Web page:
You dont need luck…you can simply read:-)

          • Interesting so now you need a test to see if you neutralise response to virus. Can you get COVID19 twice? The tests have their issues

  • 10 misconceptions about the 1918 flu, the ‘greatest pandemic in history’

    The pandemic was the work of a ‘super-virus’

    The 1918 flu spread rapidly, killing 25 million people in just the first six months. This led some to fear the end of mankind, and has long fueled the supposition that the strain of influenza was particularly lethal.

    However, more recent study suggests that the virus itself, though more lethal than other strains, was not fundamentally different from those that caused epidemics in other years.

    Much of the high death rate can be attributed to crowding in military camps and urban environments, as well as poor nutrition and sanitation, which suffered during wartime. It’s now thought that many of the deaths were due to the development of bacterial pneumonias in lungs weakened by influenza.

    The pandemic was the work of a ‘super-virus’

    The 1918 flu spread rapidly, killing 25 million people in just the first six months. This led some to fear the end of mankind, and has long fueled the supposition that the strain of influenza was particularly lethal.

    However, more recent study suggests that the virus itself, though more lethal than other strains, was not fundamentally different from those that caused epidemics in other years.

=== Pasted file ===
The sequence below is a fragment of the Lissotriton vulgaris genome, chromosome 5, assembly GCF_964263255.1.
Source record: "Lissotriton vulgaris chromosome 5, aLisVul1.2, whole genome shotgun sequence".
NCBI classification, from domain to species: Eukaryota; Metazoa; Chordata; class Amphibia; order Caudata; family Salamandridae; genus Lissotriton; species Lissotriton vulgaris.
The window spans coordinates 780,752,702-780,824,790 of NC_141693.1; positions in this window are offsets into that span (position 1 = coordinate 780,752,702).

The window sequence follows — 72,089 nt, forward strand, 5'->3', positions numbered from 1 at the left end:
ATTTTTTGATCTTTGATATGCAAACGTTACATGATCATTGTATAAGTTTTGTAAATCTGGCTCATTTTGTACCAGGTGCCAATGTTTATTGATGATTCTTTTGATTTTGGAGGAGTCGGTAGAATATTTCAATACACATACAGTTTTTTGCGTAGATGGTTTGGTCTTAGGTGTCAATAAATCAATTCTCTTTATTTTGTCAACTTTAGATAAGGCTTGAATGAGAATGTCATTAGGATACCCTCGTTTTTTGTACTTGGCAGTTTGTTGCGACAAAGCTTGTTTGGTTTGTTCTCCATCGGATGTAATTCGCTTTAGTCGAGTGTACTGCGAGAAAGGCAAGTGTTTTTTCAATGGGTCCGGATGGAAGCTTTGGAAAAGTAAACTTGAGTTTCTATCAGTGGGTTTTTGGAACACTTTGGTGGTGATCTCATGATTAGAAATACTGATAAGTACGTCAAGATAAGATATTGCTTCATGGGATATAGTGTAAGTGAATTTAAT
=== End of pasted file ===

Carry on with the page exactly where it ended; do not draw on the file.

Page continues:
Much of the high death rate can be attributed to crowding in military camps and urban environments, as well as poor nutrition and sanitation, which suffered during wartime. It’s now thought that many of the deaths were due to the development of bacterial pneumonias in lungs weakened by influenza.

    4. The virus killed most people who were infected with it

    In fact, the vast majority of the people who contracted the 1918 flu survived. National death rates among the infected generally did not exceed 20%.

    However, death rates varied among different groups. In the U.S., deaths were particularly high among Native American populations, perhaps due to lower rates of exposure to past strains of influenza. In some cases, entire Native communities were wiped out.

    Of course, even a 20% death rate vastly exceeds a typical flu, which kills less than 1% of those infected

    8. Widespread immunization ended the pandemic

    Immunization against the flu was not practiced in 1918, and thus played no role in ending the pandemic.

    Exposure to prior strains of the flu may have offered some protection. For example, soldiers who had served in the military for years suffered lower rates of death than new recruits.

    In addition, the rapidly mutating virus likely evolved over time into less lethal strains. This is predicted by models of natural selection. Because highly lethal strains kill their host rapidly, they cannot spread as easily as less lethal strains.

    https://medicalxpress.com/news/2020-03-misconceptions-flu-greatest-pandemic-history.html